(Photo by Solmaira Valerio)
This story was written by Solmaira Valerio and Erin Blewett and originally published at Kensington Voice, a community-driven newsroom serving the heart of Kensington.
“Don’t speak English” were the first words Ana María learned to say in English when she moved to Boston from Puerto Rico in 1978 at 14 years old.
María still remembers one of her cousin’s friends asking her to play basketball with him, but she couldn’t understand what he was saying.
“I asked, ‘What?’ and they would signal shooting the ball into the hoop,” María said. “That’s how I learned little by little. They would speak to me slowly and would show me signals, and I learned. I began letting go of that insecurity, and I put it to the side.”
Today, María continues to pursue hands-on experiences like playing basketball to become more confident with her English. One of her latest English-learning pursuits is attending Edible Alphabet classes at Lillian Marrero Library. Edible Alphabet is a free library program for adults that combines cooking with English language learning.
The class, which is run by the Free Library’s Culinary Literacy Center, began in 2015. Since then, the cooking program has served over 600 students from 50 different countries. Classes are offered at Parkway Central Library, where the Culinary Literacy Center is located, as well as Lillian Marrero and two other Philadelphia library branches.
“We’re advancing literacy for Philadelphians through food and cooking,” said Lindsay Southworth, the program manager for English Language Learning at the Culinary Literacy Center. “I also think food serves as a connecting force for a lot of people in the neighborhood because of some of the issues like food insecurity that a lot of people deal with.”
At Central Library, the classes are held in the on-site kitchen. At the other locations like Lillian Marrero, the course takes place in the basement and uses cooking equipment provided on a portable cart.
Each class is driven by learning about the culture behind different foods and cooking one dish. According to Edible Alphabet instructor Heather Houde, they try to cook dishes from many different cultures. Past meals have included bibimbap, jollof rice, and tacos. They also use various exercises to incorporate community building and language learning among students.
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“When they come in, we always start with community building exercises — that’s one of the primary goals of the class,” said Houde. “So we’ll do different things like name games, or just getting to know you exercises so that people can become friendly with one another.”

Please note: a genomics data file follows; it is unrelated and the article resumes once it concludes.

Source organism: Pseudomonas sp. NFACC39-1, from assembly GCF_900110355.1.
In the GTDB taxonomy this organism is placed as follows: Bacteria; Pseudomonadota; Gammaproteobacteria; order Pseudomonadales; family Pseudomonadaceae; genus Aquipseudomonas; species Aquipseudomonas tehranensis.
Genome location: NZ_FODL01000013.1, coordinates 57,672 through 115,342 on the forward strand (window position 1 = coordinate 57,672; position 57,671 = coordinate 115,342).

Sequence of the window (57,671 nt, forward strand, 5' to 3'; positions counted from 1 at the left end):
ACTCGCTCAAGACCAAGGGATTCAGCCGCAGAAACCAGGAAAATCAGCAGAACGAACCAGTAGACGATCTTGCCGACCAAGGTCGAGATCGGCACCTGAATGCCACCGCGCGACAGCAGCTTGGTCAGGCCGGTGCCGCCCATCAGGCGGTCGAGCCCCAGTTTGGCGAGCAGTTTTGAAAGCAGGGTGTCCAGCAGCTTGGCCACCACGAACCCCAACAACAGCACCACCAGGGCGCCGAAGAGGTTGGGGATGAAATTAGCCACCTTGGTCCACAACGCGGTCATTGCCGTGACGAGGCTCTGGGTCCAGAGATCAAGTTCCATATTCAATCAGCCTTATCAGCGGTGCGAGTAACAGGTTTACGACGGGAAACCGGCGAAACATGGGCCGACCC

After an icebreaker, the class moves forward with making a meal. Afterward, the instructor and chef present the ingredients and break students into small groups. According to Houde, she and the chef facilitate small talk among the students while they cook.
“Oftentimes people will be sharing about how they might do it differently,” Houde said. “We try to ask them questions like, ‘How would you do this?’ or ‘What spices would you add?’”
Once everyone’s meals are finished, the class eats together. According to Houde, she tries to use some of the same words each week to help students get used to new vocabulary.
Each Edible Alphabet session lasts three hours and usually has about 12 to 15 students in attendance. The next class at Lillian Marrero begins on September 13 and will meet every Friday from 10:30 a.m. to 1:30 p.m.
To hold students over between the most recent class and the upcoming one, some of the participants opted to continue meeting at the library to tend to the library’s garden and keep practicing English. As a result, they formed an unofficial club called Friends of the Garden.
Aside from classes and activities like Friends of the Garden at the library, the students also take field trips to places like Reading Terminal Market. Recently, some of the students presented at the Good Food For All conference hosted at the Parkway Central Library branch.
One of the students who presented there was 54-year-old Rosa Cruz. She remembers being nervous about speaking English in front of so many people. But given her practice with the Edible Alphabet group, she was prepared for the challenge.
“When it was my turn, I had to read a paragraph that I had memorized in English,” said Cruz. “Thank God I was able to do it. We were apparently some of the best that did it.”
“I felt proud because I was learning another language,” she said.
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